Iconic Australian TV presenter and ‘first lady of children’s television’ dies at age 92

Pioneering Australian kids presenter Dawn Kenyon, known as the ‘first lady of children’s television’ in the country, died earlier this week at 92.

The beloved personality became Australia’s first female host on a children’s show, when she presented Captain Fortune in 1956, the same year TV came to the country.

She was born as Dorothy Dingwell in the regional Queensland town of Toowoomba in 1932, and developed a reputation for presenting several early Aussie kids shows with enthusiasm.

Kenyon also presented the early Channel Seven kids learning show Romper Room in the late fifties, several years before the similarly themed Play School premiered on the ABC in 1966.

She was known to her many young viewers as Miss Dawn, as she engaged and entertained thousands of children across the country. 

Pioneering Australian kids presenter Dawn Kenyon (pictured), known as the ‘first lady of children’s television’ in the country, died earlier this week at 92

The beloved personality became Australia's first female host on a children's show, when she presented the kid's variety show Captain Fortune in 1956, the same year TV came to the country. She also presented Romper Room, which was a precursor to the ABC's Play School

The beloved personality became Australia’s first female host on a children’s show, when she presented the kid’s variety show Captain Fortune in 1956, the same year TV came to the country. She also presented Romper Room, which was a precursor to the ABC’s Play School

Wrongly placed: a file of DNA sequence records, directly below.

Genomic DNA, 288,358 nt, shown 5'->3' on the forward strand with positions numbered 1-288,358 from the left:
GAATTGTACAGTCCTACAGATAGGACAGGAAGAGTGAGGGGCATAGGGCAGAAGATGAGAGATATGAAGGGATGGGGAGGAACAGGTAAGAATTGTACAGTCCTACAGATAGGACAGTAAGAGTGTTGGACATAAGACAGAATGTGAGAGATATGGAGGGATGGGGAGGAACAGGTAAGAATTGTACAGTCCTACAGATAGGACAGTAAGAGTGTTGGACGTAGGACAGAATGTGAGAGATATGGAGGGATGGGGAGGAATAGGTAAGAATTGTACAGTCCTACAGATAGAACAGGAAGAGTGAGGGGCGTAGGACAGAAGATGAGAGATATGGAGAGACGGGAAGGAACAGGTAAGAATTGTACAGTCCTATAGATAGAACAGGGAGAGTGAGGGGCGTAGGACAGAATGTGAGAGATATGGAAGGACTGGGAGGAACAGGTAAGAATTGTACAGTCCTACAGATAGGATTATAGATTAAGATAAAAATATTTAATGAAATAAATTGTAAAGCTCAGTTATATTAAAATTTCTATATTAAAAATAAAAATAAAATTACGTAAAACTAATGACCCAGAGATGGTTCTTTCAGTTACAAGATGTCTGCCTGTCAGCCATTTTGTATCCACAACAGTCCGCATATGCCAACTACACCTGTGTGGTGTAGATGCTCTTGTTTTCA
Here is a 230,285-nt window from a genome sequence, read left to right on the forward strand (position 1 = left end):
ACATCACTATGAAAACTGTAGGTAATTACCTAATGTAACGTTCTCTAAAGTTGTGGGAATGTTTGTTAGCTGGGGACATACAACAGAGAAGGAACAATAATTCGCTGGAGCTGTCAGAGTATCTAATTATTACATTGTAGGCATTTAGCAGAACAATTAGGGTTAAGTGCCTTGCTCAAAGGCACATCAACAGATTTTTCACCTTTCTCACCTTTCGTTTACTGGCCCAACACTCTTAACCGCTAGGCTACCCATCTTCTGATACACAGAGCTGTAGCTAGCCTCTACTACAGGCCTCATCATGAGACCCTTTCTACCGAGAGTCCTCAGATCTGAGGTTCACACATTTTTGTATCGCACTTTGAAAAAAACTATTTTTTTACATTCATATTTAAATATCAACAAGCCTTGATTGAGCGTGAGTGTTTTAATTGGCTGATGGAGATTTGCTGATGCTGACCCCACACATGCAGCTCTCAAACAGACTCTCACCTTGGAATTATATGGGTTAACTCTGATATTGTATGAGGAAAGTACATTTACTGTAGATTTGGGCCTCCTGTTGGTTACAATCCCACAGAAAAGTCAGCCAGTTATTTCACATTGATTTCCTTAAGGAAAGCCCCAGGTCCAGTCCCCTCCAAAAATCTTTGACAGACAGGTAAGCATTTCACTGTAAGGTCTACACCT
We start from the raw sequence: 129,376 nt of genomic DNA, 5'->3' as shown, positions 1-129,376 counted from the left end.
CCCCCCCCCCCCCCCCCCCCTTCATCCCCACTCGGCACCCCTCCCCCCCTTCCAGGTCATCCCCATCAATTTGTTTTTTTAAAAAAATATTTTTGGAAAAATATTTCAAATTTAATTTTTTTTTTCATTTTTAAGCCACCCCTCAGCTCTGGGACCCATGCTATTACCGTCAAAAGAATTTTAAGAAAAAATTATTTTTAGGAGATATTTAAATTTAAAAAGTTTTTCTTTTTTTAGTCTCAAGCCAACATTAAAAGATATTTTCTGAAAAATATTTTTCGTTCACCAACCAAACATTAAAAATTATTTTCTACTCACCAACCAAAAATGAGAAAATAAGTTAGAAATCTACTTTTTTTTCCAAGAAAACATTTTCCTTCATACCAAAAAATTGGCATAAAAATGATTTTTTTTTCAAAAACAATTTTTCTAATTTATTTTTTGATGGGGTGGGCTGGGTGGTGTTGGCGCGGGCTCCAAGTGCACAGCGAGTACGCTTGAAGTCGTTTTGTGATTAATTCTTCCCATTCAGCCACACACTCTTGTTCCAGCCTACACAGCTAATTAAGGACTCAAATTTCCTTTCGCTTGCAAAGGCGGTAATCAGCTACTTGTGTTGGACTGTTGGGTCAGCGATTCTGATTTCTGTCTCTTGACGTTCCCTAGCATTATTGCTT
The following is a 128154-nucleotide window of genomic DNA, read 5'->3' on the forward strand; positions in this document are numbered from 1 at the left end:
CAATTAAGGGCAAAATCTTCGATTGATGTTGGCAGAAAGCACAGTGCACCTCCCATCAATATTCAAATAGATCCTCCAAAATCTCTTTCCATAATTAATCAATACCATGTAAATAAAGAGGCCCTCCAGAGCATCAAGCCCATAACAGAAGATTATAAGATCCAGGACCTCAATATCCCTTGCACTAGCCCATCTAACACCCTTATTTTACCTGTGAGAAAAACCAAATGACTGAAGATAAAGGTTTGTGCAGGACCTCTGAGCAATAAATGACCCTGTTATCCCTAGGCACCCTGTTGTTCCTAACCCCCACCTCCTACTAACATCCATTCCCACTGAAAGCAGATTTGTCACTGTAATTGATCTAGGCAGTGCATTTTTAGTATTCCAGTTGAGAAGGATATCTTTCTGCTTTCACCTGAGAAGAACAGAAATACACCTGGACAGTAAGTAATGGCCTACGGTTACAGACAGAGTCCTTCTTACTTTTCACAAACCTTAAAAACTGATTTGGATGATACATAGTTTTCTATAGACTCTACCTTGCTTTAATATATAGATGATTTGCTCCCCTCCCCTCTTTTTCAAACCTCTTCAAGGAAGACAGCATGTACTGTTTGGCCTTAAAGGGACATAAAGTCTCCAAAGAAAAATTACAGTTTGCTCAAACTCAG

In 1957, she married British television engineer Fred Kenyon, and the couple had three children – Steven, Peter and Anne. 

In addition to her on-camera work, Kenyon also worked behind the scenes as a producer and screenwriter.

However, upon getting married she decided to give up her presenting career and relocate with her husband to England, after he accepted a job. 

Kenyon was known to her many young viewers as Miss Dawn, as she engaged and entertained thousands of children across the country

Kenyon was known to her many young viewers as Miss Dawn, as she engaged and entertained thousands of children across the country

Many of Dawn’s industry friends were quick to pay tribute to her upon learning of her death.

‘Dawn was always a shining light,’ Australian journalist Anita Jacoby said in a statement.

‘She was so often the first to greet us, introduce us to new families, and lead us deeper into that magic of the Merry Makers,’ added 60 Minutes veteran Jeff McMullen. 

Sadly, her beloved husband Fred died in December 2020, after 63 years of marriage.

Dawn is survived by her three children.

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